Sunday, February 10, 2008

Tampa Bay Psychoanalytic Society Scientific Meeting 2-9-08 "Expanding the Domain: Privacy, Secrecy, and Confidentiality"

by Jack and Kerry Kelly Novick

Jack and Kerry Novick, Ph.D.s and both Child, Adolescent, and Adult Analysts, on faculty at the Michigan Psychoanalytic Institute (Ann Arbor), the NY Freudian Society, and the Tampa Bay Institute for Psychoanalytic Studies, gave a most helpful clinical paper. They discussed the increasing acceptance of the practice of seeing both child and parents, whether this is done concurrently, and how frequently, as well as what is disclosed to each. They note that D.W. Winnicott said there was no such thing as a baby, only a mother and a baby.

In working with children and adolescents, they advocated discussing early in treatment, with both patient and parents, the distinction between privacy and secrecy. Privacy is the right of every person to keep her or his inner world of thoughts and feelings to her/himself, or just between patient and analyst, and to choose when and with whom to share what is in her/his mind. Secrecy is motivated by the wish to withhold and thereby feel powerful in relation to an excluded other. Privacy is not secrecy. And any secret can be the object of analytic scrutiny. The analyst supports the privacy of thoughts and feelings while simultaneously examining, in their respective therapeutic arenas, the actions of both child and parents. As adolescents learn in therapy to better distinguish between privacy and secrecy, they discover an increased freedom to share only what is helpful with their parents and learn they need not divulge everything about their private life.

Parents, like analysts, are interested in the forward developmental movement of their child. The analyst forms an additional alliance with them by discussing the dual goals in therapy of 1) restoration of the child to a progressive developmental path, and 2) restoration of the child-parent relationship so that each may be a life-long resource for the other. The Novicks discuss parental concerns openly with the parents, e.g. the fear of losing the child. One hope of treatment is to facillitate communication between parent and child. Inclusion of parents in treatment increases the chance of both retaining the patient and the success of the treatment.

A clinical example illustrated the harmful impact on a child of a heretofore undiscussed family secret. When brought into the open during a session with the parents, the parents were then able to acquire the tools, and courage, to discuss it with their child. This greatly relieved the self-denigration which had resulted from the imagined explanation by the child of family events, and it improved the marital relationship.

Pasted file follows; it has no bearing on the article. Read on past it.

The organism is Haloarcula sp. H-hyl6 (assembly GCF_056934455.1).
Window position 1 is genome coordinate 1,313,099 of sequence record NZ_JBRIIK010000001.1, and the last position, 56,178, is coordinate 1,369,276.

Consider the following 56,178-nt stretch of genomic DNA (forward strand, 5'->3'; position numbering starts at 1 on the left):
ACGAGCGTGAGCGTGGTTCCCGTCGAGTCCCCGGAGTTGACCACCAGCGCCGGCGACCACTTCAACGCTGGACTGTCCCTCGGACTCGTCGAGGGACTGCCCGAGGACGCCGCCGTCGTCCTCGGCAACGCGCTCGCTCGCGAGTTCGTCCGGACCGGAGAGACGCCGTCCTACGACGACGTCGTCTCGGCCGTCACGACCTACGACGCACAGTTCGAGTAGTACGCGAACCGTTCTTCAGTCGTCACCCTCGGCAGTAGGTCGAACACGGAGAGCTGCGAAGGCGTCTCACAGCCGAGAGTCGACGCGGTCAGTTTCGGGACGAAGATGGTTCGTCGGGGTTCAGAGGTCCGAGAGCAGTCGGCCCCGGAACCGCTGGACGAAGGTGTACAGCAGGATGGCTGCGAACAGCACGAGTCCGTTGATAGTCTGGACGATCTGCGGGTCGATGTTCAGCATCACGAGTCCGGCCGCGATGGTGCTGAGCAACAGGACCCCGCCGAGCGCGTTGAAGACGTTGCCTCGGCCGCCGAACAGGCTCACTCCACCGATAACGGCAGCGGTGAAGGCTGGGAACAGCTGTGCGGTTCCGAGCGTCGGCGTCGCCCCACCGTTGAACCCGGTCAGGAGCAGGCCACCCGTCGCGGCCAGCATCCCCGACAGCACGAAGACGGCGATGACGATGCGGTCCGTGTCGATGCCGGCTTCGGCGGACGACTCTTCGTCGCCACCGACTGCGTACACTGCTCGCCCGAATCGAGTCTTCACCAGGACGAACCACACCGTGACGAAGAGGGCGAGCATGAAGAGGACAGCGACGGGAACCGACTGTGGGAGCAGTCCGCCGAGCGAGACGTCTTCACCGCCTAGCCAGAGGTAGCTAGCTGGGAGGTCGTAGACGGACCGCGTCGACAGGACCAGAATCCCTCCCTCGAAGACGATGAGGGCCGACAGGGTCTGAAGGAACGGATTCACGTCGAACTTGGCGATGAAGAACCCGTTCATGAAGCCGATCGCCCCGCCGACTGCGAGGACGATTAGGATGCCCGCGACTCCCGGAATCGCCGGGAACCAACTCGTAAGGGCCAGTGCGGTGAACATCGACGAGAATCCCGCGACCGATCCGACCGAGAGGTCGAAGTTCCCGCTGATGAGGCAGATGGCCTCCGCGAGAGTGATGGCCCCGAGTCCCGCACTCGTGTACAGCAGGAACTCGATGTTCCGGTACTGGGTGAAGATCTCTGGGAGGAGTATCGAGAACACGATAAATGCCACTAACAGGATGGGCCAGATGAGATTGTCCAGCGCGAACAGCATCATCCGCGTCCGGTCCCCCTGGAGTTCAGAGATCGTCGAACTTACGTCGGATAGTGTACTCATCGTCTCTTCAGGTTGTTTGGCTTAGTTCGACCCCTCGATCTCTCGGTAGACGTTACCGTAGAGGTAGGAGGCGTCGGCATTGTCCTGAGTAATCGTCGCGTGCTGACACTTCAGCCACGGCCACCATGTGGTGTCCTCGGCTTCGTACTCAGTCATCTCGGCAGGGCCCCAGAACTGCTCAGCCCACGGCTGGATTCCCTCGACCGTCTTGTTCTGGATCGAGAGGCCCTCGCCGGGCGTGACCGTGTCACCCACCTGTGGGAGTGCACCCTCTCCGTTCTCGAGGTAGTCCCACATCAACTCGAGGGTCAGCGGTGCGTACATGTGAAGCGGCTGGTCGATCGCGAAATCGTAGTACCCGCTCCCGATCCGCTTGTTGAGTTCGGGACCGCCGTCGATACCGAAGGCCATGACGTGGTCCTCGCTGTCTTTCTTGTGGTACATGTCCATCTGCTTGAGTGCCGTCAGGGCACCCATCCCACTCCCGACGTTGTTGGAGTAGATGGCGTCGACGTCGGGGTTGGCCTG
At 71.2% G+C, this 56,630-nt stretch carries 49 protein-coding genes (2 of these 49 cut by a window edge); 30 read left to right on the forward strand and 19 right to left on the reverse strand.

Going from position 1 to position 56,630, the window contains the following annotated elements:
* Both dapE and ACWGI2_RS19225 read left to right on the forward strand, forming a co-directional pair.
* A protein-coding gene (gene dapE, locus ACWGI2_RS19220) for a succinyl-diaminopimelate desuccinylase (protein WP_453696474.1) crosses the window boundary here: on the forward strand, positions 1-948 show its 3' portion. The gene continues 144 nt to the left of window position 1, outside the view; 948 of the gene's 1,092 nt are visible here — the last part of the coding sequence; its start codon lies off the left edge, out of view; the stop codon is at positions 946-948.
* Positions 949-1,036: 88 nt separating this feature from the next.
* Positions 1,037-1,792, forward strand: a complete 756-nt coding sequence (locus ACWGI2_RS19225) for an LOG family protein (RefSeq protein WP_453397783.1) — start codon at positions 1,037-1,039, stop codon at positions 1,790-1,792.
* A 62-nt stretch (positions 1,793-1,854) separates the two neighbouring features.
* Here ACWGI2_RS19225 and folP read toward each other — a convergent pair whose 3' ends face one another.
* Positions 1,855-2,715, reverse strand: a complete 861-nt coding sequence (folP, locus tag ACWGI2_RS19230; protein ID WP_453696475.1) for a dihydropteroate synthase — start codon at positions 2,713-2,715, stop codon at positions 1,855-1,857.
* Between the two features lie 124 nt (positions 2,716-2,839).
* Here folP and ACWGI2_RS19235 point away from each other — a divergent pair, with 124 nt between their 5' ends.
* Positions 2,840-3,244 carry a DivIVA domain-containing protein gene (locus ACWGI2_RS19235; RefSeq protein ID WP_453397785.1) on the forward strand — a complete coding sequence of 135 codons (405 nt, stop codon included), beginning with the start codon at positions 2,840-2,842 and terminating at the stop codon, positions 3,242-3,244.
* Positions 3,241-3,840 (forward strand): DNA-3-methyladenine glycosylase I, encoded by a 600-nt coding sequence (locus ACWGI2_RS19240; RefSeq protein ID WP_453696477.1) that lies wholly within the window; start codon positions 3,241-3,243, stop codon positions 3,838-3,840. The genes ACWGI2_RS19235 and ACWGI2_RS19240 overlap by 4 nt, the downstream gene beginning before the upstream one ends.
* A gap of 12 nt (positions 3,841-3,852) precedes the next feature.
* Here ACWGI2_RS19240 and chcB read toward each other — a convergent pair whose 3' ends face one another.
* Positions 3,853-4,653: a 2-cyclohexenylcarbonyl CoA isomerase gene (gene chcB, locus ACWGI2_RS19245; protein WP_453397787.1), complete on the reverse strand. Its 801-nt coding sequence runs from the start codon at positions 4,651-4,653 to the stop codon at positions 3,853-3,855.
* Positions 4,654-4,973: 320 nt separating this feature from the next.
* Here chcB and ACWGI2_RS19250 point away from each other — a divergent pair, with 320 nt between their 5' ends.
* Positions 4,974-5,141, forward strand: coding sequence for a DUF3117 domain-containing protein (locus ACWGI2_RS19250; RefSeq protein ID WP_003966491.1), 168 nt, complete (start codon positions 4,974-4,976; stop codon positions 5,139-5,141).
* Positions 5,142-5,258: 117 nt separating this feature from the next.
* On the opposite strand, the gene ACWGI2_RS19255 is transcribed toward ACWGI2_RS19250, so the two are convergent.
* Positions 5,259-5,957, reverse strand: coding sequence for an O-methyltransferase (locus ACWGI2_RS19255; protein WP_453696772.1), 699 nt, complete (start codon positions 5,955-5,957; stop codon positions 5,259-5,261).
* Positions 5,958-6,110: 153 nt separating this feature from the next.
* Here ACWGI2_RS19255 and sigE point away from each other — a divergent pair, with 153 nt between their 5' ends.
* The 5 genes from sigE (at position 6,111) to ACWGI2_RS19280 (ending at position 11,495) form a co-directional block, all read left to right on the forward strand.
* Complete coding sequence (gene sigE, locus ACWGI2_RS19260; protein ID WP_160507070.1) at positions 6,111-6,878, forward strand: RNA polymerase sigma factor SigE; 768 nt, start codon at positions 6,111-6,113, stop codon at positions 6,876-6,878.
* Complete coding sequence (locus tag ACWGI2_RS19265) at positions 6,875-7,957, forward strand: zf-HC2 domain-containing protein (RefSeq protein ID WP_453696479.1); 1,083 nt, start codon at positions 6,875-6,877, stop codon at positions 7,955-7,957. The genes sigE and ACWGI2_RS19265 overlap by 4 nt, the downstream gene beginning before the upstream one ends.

When parents feel helpless, they often expect the analyst to act in their stead to police the child. The Novicks call this an externalization (of superego, a defense just as likely applied by the child). The analyst, however, promotes the parents as central in the child's life and development, as well as primary in being responsible for the child. Therapy simulataneously promotes the child's capacity to self-regulate. Dr. Novick will ask if the patient is being a good parent to her/himself. (If not, this may indicate the child's modeling of parents in their lack of parenting.) The analyst does not turn a blind eye to lack of appropriate behavior and supervision on the part of the parents. Parents need to support appropriate controls which aid in the child's development. They need to see both a child of growing strengths and competence and the need for provision of continuing parental supervision.
So how is confidentiality managed? Confidentiality is seen as a basic component of any treatment, but it is placed within a hierarchy of other values. The analyst emphasizes that therapy is a safe and private place in which to explore one's most private regions of self, and which allows for and respects competence, creativity, and love. The analyst emphasizes the difference between private thoughts/feelings and actions, which are public. Both privacy and safety are maintained. The latter includes letting the parents know of dangerous actions to aid the safety and comfort of all family member in the therapeutic situation. The Novicks enumerated some of the behaviors which arise in adolescence: drug use, unprotected sex, eating disorders, gang activity, suicide and murder, delinquency.

The Novicks redefined separation and separateness. Physical separation does not equate with psychological separateness. [I would insert here, as the Novicks intimated, that a goal of development includes both a sense of self as separate, balanced with a capacity to, not only see the other as separate but, maintain a connection between separate selves, that is, to develop both autonomy and attachment or relatedness.] When the analyst colludes with an adolescent to withhold information about the patient's dangerous activities, this secrecy impedes development by creating an illusion of separateness. The clinical example of a suicidal young man, about to embark for college, was discussed. Dr. Jack Novick had asked the youth if his parents knew of his intention to shoot himself with his father's accessible gun, encouraged the youth to tell his parents, then arranged an emergency session with parents and youth to arrange how to keep the young man safe.

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